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ASU Electronic Theses and Dissertations


This collection includes most of the ASU Theses and Dissertations from 2011 to present. ASU Theses and Dissertations are available in downloadable PDF format; however, a small percentage of items are under embargo. Information about the dissertations/theses includes degree information, committee members, an abstract, supporting data or media.

In addition to the electronic theses found in the ASU Digital Repository, ASU Theses and Dissertations can be found in the ASU Library Catalog.

Dissertations and Theses granted by Arizona State University are archived and made available through a joint effort of the ASU Graduate College and the ASU Libraries. For more information or questions about this collection contact or visit the Digital Repository ETD Library Guide or contact the ASU Graduate College at gradformat@asu.edu.


This dissertation investigates how Yuan zaju drama reshaped Chinese culture by bridging the gap between an inherently oral tradition of popular performance and the written tradition of literati, when traditional Chinese political, social, cultural structures underwent remarkable transformation under alien rule in the Yuan. It focuses on texts dated from the thirteenth to the fifteenth century by literati writers about playwrights and performers that have been treated by most scholars merely as sources of bio-bibliographical information. I interpret them, however, as cultural artifacts that reveal how Yuan drama caused a shift in the mentality of the elite. My study demonstrates …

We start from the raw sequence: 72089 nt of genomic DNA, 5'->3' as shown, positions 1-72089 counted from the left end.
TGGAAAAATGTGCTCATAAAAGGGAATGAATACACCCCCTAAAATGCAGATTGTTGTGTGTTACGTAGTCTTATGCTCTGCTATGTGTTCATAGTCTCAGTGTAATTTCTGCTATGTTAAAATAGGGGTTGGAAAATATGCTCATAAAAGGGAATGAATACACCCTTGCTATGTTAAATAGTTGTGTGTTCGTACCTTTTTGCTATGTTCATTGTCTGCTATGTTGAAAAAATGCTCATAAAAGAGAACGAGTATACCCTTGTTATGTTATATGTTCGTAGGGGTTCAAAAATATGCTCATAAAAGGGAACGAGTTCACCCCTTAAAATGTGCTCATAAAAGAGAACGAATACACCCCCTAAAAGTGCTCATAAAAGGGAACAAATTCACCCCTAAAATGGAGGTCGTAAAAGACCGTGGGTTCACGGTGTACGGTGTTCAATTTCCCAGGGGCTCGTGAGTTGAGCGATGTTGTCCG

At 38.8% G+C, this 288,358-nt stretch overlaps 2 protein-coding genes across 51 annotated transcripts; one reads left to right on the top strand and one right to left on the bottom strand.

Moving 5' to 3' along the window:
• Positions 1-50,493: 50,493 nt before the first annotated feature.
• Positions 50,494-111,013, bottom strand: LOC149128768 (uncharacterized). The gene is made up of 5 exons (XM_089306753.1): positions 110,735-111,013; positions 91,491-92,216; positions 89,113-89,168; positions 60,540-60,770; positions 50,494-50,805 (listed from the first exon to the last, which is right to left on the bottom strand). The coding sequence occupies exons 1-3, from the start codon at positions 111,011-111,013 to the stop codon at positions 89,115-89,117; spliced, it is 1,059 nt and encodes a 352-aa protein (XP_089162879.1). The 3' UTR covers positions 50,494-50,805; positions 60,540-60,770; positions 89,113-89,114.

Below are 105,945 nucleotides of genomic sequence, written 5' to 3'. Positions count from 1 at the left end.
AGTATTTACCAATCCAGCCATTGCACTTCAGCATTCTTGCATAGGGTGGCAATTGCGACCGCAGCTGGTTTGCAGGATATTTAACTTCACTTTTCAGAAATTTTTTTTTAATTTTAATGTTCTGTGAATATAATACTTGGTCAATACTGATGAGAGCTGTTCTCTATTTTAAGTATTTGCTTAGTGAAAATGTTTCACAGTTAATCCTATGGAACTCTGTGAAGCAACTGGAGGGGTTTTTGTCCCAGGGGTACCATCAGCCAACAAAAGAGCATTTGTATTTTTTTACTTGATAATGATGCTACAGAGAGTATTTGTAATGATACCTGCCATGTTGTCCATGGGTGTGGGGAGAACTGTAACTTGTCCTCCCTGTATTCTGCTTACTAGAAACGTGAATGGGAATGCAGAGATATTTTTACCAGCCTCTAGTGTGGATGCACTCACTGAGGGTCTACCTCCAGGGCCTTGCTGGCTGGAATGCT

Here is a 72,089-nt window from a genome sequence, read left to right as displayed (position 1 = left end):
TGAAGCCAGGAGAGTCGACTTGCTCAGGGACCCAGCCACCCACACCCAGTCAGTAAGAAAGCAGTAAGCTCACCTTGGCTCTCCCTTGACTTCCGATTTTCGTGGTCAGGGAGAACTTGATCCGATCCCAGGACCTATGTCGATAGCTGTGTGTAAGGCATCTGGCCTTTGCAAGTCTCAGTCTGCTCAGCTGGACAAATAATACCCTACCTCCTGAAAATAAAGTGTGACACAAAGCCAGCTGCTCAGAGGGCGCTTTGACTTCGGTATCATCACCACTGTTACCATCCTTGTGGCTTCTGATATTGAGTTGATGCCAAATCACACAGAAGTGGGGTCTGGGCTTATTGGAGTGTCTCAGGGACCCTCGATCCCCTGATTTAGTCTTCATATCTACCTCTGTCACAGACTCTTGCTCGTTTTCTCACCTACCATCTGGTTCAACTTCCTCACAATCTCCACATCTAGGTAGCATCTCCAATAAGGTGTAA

Contributors
Chang, Wenbo, West, Stephen H., Cutter, Robert Joe, et al.
Created Date
2019

How do trees (live and representational) participate in our theatrical and performed encounters with them? If trees are not inherently scenic, as their treatment in language and on stage might reinforce, how can they be retheorized as agents and participants in dramatic encounters? Using Diana Taylor’s theory of scenario to understand embodied encounters, I propose an alternative approach to understanding environmental beings (like trees) called “synercentrism,” which takes as its central tenet the active, if not 100 percent “willed,” participation of both human and non-human beings. I begin by mapping a continuum from objecthood to agenthood to trace the different …

Contributors
De Roover, Megan Laura, Underiner, Tamara L, Hughes, Erika, et al.
Created Date
2018